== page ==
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|Title:||Inhibition of HCK in myeloid cells restricts pancreatic tumor growth and metastasis.||Austin Authors:||Poh, Ashleigh R;O'Brien, Megan;Chisanga, David;He, Hong ;Baloyan, David;Traichel, Jasmin;Dijkstra, Christine ;Chopin, Michaël;Nutt, Stephen;Whitehead, Lachlan;Boon, Louis;Parkin, Ashleigh;Lowell, Clifford;Pajic, Marina;Shi, Wei;Nikfarjam, Mehrdad ;Ernst, Matthias||Affiliation:||Department of Computing and Information Systems, University of Melbourne, Melbourne, VIC 3010, Australia
Olivia Newton-John Cancer Research Institute
The Walter and Eliza Hall Institute and University of Melbourne Department of Medical Biology, Melbourne, VIC 3052, Australia
The Kinghorn Cancer Centre, Garvan Institute of Medical Research, Sydney, NSW 2010, Australia
Department of Surgery, University of Melbourne and Austin Health, Melbourne, VIC 3084, Australia
St. Vincent's Clinical School, Faculty of Medicine, University of New South Wales, Sydney, NSW 2010, Australia
Institute of Molecular Medicine and Cell Research, University of Freiburg, Freiburg 79104, Germany..
JJP Biologics, Warsaw 00-728, Poland..
University of California San Francisco, San Francisco, CA 94131, USA..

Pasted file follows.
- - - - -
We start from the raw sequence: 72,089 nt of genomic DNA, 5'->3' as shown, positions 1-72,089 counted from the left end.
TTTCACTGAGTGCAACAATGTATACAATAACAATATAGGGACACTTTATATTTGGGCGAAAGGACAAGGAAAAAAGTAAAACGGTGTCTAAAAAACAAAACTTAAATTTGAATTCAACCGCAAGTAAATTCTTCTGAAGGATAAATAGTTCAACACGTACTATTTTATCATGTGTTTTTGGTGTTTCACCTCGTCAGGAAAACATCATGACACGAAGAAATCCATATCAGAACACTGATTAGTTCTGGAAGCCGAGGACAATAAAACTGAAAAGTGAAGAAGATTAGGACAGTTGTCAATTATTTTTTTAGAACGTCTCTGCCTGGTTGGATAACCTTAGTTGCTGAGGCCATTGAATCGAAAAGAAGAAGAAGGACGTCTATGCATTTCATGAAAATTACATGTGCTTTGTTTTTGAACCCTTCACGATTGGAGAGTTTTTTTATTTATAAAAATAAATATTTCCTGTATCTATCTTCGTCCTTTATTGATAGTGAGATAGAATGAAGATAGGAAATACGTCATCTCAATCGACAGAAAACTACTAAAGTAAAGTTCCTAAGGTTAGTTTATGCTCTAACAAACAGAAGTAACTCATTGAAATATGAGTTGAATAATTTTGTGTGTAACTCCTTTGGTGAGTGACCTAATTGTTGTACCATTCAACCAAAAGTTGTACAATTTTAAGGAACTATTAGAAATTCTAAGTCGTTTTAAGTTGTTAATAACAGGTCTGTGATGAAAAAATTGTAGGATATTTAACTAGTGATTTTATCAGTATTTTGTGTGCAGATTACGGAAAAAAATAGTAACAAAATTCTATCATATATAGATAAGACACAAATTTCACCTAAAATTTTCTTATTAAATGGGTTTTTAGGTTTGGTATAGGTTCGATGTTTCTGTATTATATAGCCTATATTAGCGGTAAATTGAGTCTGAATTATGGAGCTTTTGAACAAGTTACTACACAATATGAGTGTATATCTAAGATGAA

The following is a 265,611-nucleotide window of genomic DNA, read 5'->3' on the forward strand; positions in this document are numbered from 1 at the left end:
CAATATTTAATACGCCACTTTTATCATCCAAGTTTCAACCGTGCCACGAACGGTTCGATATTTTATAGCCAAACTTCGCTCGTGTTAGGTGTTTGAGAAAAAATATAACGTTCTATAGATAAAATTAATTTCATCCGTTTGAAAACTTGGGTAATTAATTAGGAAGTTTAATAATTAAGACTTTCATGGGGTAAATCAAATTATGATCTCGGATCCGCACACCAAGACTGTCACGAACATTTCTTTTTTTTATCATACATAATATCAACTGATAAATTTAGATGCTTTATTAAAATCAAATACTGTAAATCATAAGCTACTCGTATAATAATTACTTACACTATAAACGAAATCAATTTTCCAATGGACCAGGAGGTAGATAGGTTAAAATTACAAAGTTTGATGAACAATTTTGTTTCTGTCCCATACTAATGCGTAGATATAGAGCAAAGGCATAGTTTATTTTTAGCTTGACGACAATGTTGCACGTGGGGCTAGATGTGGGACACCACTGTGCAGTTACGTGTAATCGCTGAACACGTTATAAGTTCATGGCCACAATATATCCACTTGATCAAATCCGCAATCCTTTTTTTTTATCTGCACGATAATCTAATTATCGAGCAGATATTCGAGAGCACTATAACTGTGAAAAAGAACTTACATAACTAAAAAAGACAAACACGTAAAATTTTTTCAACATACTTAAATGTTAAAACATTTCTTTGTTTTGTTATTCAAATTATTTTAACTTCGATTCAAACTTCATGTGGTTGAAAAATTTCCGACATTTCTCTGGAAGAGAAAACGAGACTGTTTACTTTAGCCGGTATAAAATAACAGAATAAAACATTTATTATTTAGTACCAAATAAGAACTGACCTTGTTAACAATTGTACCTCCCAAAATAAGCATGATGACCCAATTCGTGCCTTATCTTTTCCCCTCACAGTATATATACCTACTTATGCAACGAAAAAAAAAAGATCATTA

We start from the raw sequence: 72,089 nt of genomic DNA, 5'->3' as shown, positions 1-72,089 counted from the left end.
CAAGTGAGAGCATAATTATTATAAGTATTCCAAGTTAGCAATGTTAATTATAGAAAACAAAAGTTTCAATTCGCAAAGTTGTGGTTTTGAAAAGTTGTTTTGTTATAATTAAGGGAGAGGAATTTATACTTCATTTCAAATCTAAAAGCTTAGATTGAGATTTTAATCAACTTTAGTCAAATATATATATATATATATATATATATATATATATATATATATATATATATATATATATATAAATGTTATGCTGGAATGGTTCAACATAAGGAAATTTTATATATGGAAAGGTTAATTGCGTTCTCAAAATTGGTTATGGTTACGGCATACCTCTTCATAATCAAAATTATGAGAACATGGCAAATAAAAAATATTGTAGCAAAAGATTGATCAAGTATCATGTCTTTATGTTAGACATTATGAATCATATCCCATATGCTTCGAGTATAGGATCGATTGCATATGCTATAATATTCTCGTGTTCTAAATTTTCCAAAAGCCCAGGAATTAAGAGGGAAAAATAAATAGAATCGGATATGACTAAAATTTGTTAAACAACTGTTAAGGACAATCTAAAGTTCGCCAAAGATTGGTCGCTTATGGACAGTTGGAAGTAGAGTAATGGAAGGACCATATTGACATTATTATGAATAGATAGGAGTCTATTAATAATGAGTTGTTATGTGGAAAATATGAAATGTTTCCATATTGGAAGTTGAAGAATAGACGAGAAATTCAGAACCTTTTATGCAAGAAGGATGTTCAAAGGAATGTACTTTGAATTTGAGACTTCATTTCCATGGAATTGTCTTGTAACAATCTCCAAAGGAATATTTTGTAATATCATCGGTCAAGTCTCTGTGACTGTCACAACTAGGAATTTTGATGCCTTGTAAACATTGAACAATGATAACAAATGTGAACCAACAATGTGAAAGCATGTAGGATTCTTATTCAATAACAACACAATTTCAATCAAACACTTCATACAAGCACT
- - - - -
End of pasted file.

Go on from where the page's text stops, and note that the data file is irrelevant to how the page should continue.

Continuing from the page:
|Issue Date:||11-Oct-2022||Publication information:||Cell Reports 2022; 41(2): 111479||Abstract:||Pancreatic ductal adenocarcinoma (PDAC) is an aggressive disease with a low 5-year survival rate and is associated with poor response to therapy. Elevated expression of the myeloid-specific hematopoietic cell kinase (HCK) is observed in PDAC and correlates with reduced patient survival. To determine whether aberrant HCK signaling in myeloid cells is involved in PDAC growth and metastasis, we established orthotopic and intrasplenic PDAC tumors in wild-type and HCK knockout mice. Genetic ablation of HCK impaired PDAC growth and metastasis by inducing an immune-stimulatory endotype in myeloid cells, which in turn reduced the desmoplastic microenvironment and enhanced cytotoxic effector cell infiltration. Consequently, genetic ablation or therapeutic inhibition of HCK minimized metastatic spread, enhanced the efficacy of chemotherapy, and overcame resistance to anti-PD1, anti-CTLA4, or stimulatory anti-CD40 immunotherapy. Our results provide strong rationale for HCK to be developed as a therapeutic target to improve the response of PDAC to chemo- and immunotherapy.||URI:||https://ahro.austin.org.au/austinjspui/handle/1/31048||DOI:||10.1016/j.celrep.2022.111479||Journal:||Cell Reports||PubMed URL:||36223746||Type:||Journal Article||Subjects:||CP: Cancer
hematopoietic cell kinase
|Appears in Collections:||Journal articles|
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